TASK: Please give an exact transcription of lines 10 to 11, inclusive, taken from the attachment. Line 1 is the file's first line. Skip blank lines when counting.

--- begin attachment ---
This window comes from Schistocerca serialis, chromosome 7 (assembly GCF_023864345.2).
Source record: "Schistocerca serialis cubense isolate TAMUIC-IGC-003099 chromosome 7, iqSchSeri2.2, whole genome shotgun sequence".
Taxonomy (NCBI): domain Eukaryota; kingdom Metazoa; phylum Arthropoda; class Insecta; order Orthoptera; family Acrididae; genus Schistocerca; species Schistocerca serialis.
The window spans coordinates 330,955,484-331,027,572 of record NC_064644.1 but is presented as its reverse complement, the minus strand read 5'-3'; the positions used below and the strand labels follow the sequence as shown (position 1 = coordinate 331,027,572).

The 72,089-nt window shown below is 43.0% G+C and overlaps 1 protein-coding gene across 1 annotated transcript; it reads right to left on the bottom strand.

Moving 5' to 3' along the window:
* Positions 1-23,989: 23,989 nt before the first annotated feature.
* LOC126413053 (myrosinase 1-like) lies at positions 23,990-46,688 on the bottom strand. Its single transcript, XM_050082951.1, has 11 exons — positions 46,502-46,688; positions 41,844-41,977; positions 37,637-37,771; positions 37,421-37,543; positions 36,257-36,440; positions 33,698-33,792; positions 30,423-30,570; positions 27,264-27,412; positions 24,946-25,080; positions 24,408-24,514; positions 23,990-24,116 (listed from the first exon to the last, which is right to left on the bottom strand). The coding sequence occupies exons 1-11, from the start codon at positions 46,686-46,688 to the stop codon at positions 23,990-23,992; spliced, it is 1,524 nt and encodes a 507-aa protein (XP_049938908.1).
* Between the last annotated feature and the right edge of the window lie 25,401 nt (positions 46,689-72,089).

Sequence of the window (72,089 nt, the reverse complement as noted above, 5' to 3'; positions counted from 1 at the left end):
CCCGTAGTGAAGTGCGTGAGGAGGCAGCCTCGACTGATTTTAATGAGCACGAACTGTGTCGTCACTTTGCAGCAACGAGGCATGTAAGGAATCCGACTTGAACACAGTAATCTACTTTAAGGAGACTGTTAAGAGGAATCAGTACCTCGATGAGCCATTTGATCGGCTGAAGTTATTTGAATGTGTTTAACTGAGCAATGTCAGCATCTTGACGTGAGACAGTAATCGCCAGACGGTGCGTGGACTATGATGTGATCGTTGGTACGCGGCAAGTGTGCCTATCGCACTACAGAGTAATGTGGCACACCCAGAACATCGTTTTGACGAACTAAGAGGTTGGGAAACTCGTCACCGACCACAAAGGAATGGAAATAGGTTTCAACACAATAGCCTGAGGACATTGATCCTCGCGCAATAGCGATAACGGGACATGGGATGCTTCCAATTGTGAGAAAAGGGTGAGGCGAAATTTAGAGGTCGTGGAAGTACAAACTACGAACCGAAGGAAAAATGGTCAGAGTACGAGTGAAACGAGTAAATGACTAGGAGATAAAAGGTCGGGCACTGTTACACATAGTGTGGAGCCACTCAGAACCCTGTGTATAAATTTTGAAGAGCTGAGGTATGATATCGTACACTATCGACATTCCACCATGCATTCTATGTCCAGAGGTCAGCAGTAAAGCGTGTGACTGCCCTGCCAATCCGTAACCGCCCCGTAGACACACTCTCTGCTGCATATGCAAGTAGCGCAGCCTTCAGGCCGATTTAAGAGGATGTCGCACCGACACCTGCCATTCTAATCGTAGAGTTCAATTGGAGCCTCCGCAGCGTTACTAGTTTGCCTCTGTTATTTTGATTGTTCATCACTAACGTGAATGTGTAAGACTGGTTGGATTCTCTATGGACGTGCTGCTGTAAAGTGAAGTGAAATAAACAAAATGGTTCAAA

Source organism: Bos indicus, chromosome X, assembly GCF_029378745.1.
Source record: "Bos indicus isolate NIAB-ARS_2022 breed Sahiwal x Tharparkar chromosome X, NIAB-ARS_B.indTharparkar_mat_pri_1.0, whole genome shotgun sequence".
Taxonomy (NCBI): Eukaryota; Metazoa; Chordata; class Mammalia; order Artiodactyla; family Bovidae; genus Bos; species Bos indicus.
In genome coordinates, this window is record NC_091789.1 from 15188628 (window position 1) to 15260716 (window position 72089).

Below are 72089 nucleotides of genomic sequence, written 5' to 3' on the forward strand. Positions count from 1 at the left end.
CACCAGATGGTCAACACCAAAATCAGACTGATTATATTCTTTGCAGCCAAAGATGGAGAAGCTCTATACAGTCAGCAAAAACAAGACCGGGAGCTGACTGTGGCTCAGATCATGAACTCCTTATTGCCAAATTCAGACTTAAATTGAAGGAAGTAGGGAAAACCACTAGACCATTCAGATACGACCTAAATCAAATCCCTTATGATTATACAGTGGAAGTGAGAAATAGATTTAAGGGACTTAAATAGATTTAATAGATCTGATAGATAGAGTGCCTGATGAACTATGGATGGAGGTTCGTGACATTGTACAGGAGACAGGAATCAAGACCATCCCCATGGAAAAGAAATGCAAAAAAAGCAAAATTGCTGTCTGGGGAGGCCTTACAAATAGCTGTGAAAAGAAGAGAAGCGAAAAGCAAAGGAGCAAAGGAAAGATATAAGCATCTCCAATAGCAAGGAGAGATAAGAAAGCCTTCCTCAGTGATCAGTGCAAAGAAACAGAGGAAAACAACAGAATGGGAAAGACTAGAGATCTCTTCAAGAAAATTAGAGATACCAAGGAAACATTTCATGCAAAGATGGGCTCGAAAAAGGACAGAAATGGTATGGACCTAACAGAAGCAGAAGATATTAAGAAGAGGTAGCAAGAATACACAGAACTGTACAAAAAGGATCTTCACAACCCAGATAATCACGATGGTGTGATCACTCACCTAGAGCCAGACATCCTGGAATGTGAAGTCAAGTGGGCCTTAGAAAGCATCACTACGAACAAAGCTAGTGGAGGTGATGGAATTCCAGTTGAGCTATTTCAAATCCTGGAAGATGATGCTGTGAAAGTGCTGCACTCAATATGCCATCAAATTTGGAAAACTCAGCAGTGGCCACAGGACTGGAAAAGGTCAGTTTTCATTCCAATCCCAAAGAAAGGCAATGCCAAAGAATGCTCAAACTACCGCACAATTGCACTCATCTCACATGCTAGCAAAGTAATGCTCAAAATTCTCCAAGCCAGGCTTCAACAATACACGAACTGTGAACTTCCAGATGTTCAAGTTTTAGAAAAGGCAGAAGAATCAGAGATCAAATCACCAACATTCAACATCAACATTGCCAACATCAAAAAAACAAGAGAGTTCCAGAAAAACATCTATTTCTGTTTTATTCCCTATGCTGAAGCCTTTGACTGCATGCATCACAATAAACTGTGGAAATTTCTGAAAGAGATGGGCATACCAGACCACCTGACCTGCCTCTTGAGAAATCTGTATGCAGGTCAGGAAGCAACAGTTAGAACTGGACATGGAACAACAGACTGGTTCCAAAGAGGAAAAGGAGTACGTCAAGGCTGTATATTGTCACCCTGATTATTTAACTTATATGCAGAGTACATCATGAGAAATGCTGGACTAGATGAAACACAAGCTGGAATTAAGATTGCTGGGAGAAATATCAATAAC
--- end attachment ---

Sequence of the window (72,089 nt, the reverse complement as noted above, 5' to 3'; positions counted from 1 at the left end):
CCCGTAGTGAAGTGCGTGAGGAGGCAGCCTCGACTGATTTTAATGAGCACGAACTGTGTCGTCACTTTGCAGCAACGAGGCATGTAAGGAATCCGACTTGAACACAGTAATCTACTTTAAGGAGACTGTTAAGAGGAATCAGTACCTCGATGAGCCATTTGATCGGCTGAAGTTATTTGAATGTGTTTAACTGAGCAATGTCAGCATCTTGACGTGAGACAGTAATCGCCAGACGGTGCGTGGACTATGATGTGATCGTTGGTACGCGGCAAGTGTGCCTATCGCACTACAGAGTAATGTGGCACACCCAGAACATCGTTTTGACGAACTAAGAGGTTGGGAAACTCGTCACCGACCACAAAGGAATGGAAATAGGTTTCAACACAATAGCCTGAGGACATTGATCCTCGCGCAATAGCGATAACGGGACATGGGATGCTTCCAATTGTGAGAAAAGGGTGAGGCGAAATTTAGAGGTCGTGGAAGTACAAACTACGAACCGAAGGAAAAATGGTCAGAGTACGAGTGAAACGAGTAAATGACTAGGAGATAAAAGGTCGGGCACTGTTACACATAGTGTGGAGCCACTCAGAACCCTGTGTATAAATTTTGAAGAGCTGAGGTATGATATCGTACACTATCGACATTCCACCATGCATTCTATGTCCAGAGGTCAGCAGTAAAGCGTGTGACTGCCCTGCCAATCCGTAACCGCCCCGTAGACACACTCTCTGCTGCATATGCAAGTAGCGCAGCCTTCAGGCCGATTTAAGAGGATGTCGCACCGACACCTGCCATTCTAATCGTAGAGTTCAATTGGAGCCTCCGCAGCGTTACTAGTTTGCCTCTGTTATTTTGATTGTTCATCACTAACGTGAATGTGTAAGACTGGTTGGATTCTCTATGGACGTGCTGCTGTAAAGTGAAGTGAAATAAACAAAATGGTTCAAA